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Plentyof Fish Media did not say how long the ads — including one with Peter Burks' photo that said "Soldiers Want You!" — ran or how his photo was obtained, said Rogge Dunn, the attorney who filed the suit.Alan Burks said the photo was taken days before his 26-year-old son was killed in Baghdad in late 2007 and is on the website of the family's Unsung Hero Fund, which provides supplies to troops in war zones as a tribute to Peter Burks.In December, a friend recognized Peter Burks in an ad on Plentyof Fish.com, clicked on it and was directed to True.com, Alan Burks said.Vancouver, British Columbia-based Plentyof Fish Media spokesman Paul Bloudoff said the company didn't advertise online in the U. Even so, the ad has been blocked from the company's network, he said."We dealt with this matter a month ago," Bloudoff said in an email."In our opinion, this case should not have been filed."President Ruben Buell said Monday that he hasn't seen the lawsuit but "will be researching this diligently." He said the Dallas-based company, whose official business name is True Beginnings LLC, buys ads that run on other dating websites but does not know what happened in this situation."I certainly feel for his family," Buell said Monday.FORT WORTH, Texas (AP) — The picture of a handsome, uniformed soldier accompanying online ads that proclaim "Military Man Searching for Love" is an Army lieutenant who was killed in Iraq in 2007, according to a lawsuit filed by his parents Monday against two dating websites. Peter Burks have sued Plentyof and True.com, alleging the companies used their son's photo in ads without their permission, benefitted financially and misled the public.The suit filed Monday in state district court in Dallas seeks a jury trial for compensatory and punitive damages.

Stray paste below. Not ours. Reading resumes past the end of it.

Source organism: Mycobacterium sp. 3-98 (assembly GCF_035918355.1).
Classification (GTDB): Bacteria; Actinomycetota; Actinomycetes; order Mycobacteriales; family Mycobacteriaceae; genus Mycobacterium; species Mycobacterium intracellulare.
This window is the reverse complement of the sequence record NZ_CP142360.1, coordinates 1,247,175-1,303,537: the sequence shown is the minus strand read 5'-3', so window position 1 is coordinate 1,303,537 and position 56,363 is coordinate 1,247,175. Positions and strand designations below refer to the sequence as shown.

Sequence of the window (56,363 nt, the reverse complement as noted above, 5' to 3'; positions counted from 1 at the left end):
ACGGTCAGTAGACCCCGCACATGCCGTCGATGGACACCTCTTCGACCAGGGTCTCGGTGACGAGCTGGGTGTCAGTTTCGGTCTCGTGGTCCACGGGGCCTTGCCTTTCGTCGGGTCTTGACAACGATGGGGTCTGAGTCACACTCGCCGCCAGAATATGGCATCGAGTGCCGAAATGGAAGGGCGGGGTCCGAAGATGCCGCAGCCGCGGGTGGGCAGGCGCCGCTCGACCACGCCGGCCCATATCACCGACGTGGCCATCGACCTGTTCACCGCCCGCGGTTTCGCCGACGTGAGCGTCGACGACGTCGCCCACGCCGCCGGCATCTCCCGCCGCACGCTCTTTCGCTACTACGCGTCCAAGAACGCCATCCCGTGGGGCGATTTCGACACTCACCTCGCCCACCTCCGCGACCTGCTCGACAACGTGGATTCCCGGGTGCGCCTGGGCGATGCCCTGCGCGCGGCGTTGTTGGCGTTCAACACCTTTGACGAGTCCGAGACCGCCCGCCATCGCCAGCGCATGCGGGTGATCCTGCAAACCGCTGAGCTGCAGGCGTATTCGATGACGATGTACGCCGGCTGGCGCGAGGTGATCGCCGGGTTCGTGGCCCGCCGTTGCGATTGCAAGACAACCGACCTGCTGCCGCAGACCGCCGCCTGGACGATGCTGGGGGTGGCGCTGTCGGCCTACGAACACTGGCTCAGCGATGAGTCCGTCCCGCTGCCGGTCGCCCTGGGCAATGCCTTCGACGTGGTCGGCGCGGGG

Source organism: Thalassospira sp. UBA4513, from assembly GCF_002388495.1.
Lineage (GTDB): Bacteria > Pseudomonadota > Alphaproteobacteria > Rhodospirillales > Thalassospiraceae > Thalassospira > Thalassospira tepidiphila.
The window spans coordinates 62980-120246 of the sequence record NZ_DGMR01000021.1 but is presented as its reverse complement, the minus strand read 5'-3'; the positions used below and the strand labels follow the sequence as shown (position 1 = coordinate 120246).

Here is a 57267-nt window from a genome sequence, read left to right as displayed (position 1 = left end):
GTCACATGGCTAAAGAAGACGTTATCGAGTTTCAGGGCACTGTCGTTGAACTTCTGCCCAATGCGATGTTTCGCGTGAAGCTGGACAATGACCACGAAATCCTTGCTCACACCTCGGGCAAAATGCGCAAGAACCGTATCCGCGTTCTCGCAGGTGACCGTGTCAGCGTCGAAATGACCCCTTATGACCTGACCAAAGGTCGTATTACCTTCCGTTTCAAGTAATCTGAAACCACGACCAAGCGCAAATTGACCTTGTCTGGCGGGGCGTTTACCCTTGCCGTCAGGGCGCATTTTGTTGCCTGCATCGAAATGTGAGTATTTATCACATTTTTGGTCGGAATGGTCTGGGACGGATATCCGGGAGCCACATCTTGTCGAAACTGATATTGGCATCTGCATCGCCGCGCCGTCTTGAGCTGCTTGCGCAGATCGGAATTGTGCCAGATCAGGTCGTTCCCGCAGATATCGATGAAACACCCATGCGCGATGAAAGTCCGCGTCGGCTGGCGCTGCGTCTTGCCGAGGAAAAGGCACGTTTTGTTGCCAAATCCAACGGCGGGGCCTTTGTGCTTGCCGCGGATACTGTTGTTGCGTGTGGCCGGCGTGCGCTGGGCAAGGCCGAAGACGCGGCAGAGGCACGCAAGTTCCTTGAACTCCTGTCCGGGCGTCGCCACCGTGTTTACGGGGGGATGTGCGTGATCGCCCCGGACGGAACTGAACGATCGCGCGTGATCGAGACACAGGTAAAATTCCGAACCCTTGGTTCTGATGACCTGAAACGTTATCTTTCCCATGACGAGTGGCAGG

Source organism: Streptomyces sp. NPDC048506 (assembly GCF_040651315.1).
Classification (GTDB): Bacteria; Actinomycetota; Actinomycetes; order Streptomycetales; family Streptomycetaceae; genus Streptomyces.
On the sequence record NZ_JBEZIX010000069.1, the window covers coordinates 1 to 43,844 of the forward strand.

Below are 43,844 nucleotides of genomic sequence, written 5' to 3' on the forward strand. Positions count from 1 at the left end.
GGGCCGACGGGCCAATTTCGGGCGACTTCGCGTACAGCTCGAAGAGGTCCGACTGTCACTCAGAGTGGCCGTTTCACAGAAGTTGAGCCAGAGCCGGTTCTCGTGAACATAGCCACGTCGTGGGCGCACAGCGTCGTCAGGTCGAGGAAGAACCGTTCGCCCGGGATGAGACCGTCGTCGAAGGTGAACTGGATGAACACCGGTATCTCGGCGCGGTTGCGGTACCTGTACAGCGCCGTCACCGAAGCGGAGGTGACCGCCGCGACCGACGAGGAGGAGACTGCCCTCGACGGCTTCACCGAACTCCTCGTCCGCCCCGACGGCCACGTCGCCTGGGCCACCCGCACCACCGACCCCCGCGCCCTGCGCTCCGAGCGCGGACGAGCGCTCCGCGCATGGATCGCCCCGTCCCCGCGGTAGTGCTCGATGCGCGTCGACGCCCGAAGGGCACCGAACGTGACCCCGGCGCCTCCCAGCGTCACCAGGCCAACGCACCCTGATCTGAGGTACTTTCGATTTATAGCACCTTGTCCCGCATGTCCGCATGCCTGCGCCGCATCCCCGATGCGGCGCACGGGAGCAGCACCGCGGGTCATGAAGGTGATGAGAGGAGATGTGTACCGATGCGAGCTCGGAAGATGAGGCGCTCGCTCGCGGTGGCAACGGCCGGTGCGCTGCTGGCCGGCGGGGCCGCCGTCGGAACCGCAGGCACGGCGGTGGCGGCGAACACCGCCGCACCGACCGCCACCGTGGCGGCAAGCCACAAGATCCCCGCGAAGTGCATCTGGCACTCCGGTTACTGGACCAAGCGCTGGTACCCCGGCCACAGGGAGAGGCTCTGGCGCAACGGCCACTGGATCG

Both were inspired by the same group of Baltimore street desperadoes that Simon knew from his crime reporting days, and Hollie's name references two of those figures, Ferdinand Harvin and Anthony Hollie.He said his son was engaged at the time of his death, so the idea that he was trying to meet women online as the ad portrays "couldn't be more wrong.""I felt horrified, disgusted.It upset me," Alan Burks, who lives in Dallas, told The Associated Press on Monday. He said hundreds of thousands of third parties advertise via his company's site every month, and that it cannot control nor know about the content of those ads.In addition to emotional suffering, his parents have also suffered financial damages because, since his death, they have legal control over his image and never authorized any photos to be used to endorse these sites, Dunn said.

Alan Burks said he plans to donate any money awarded in the suit to military charities."For me, this is making sure that the honor and legacy of Peter is protected," he said.

On Thursday, however, he appeared to have been busted himself, in a turn of events that surprised narcotics and police officials.